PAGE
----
A design is capable of registration if it is deemed novel and of individual character and has not been made publicly available more than 12 months before the application to register it. As mentioned above, protection for registered design rights last 5 years – and this is renewable every five years to a maximum of 25 years.
The process for application is broadly similar to that for a patent or trademark and applications are handled by the Patent and Trademark Office. However, if the initial application is granted, the design is registered immediately, but on a temporary basis, subject to it being opposed.
Licences for the use of IP may be registered with the Patent and Trademark Office, however this is not compulsory. Registering a licence can however make it easier and quicker for a licensee to enforce their rights.
Specialised courts are available to hear cases of patent and trademark infringement. The Courts of Industrial and Intellectual Property Rights are based in Ankara, Istanbul and Izmir. Elsewhere in Turkey, the Civil Courts of First Instance deal with IP infringement actions. A patent holder must take legal action within 10 years of the infringing act. A trademark holder should ordinarily take legal action within five years of the infringement. However, if the infringement is made in bad faith, there is no limitation period.
The available remedies include preliminary injunctions, damages, seizure of goods and court orders prohibiting infringing acts.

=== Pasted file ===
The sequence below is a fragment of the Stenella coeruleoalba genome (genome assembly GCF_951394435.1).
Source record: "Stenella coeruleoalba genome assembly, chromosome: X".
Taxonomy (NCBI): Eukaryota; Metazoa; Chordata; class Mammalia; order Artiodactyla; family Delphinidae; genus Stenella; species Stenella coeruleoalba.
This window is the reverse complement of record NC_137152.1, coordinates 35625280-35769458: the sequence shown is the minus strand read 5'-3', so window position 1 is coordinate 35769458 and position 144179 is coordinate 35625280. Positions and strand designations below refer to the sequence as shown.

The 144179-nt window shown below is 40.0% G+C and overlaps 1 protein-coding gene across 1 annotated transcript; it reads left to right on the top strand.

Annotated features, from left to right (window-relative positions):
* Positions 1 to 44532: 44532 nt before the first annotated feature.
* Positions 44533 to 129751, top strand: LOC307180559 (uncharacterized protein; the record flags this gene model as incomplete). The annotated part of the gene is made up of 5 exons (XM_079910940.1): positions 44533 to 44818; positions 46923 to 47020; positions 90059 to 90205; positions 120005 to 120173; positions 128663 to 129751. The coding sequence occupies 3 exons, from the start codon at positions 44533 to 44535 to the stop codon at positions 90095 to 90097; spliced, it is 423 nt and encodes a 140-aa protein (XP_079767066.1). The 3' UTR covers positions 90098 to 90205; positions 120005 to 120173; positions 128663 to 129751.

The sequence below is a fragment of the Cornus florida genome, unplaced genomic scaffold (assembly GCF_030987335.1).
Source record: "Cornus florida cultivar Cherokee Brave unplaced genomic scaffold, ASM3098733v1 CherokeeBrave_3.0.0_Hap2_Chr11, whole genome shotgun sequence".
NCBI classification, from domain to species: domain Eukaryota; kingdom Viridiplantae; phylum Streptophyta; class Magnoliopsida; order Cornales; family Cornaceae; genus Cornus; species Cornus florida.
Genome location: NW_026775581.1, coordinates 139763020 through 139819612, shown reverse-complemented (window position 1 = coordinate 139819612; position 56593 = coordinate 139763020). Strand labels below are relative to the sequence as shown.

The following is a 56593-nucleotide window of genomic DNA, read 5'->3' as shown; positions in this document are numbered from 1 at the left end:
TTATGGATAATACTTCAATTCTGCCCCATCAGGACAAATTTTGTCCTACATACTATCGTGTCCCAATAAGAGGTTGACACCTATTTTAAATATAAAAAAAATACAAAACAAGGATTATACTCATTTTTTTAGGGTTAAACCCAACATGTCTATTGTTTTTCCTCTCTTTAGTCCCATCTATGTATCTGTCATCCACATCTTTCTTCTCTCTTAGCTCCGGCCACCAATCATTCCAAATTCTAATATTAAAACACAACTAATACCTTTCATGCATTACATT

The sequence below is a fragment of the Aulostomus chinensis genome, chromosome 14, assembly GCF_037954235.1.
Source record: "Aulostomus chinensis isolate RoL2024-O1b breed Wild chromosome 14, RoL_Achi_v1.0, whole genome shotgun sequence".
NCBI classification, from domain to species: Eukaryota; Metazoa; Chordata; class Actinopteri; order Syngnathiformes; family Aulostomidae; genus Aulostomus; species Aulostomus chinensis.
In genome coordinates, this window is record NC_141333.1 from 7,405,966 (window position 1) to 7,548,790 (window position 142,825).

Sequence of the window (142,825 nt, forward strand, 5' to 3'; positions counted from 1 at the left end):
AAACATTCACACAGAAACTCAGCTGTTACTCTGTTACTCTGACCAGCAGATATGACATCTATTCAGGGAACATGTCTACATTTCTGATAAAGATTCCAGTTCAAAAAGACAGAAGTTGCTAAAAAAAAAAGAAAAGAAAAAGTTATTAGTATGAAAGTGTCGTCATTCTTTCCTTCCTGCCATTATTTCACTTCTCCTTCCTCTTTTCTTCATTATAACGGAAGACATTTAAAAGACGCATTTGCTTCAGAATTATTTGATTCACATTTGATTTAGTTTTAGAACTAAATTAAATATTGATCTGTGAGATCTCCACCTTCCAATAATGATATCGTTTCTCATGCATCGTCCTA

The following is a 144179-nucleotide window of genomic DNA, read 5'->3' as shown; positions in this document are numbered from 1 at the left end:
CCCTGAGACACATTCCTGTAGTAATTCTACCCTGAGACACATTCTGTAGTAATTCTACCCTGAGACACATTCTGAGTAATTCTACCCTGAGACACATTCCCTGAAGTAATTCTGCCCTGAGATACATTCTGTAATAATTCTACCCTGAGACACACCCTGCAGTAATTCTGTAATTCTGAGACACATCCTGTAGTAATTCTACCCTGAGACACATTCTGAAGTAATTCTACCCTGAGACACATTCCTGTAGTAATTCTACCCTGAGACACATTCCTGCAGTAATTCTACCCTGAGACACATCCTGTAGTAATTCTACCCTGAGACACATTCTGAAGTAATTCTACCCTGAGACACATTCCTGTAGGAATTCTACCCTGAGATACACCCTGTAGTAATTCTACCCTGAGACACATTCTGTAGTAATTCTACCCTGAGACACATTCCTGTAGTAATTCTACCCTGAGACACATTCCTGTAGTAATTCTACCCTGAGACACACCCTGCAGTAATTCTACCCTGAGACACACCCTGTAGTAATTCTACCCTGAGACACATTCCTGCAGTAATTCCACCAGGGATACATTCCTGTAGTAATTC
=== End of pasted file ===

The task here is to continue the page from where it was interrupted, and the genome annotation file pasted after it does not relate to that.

There are no criminal provisions in the Code relating to patent, industrial design and geographical indication infringements. However, general protection is offered by the Turkish Commercial Code No. 6102, which prohibits unfair competition. The definition of unfair competition specifically includes by unlawfully benefiting from the IP of a third party. Such conduct can result in both civil and criminal penalties under the Commercial Code.
There are also specific criminal remedies available for trademark infringement. Anyone commercially selling infringing goods is liable to a prison sentence of between one and three years and a fine. A person infringing a trademark may avoid punishment if they disclose to the authorities the source of the infringing goods, and this information leads to the seizure of goods and the identification of those responsible.
While Turkish Intellectual Property Law is broadly aligned with EU Law and the international norms, it does have particular requirements, which require local knowledge. It is vital that international companies and investors doing business in Turkey are aware of the nuances of Turkish IP Law in order to ensure their IP remains protected.
Nigar Guliyeva, Senior Associate
This article was published in Intellectual Property Magazine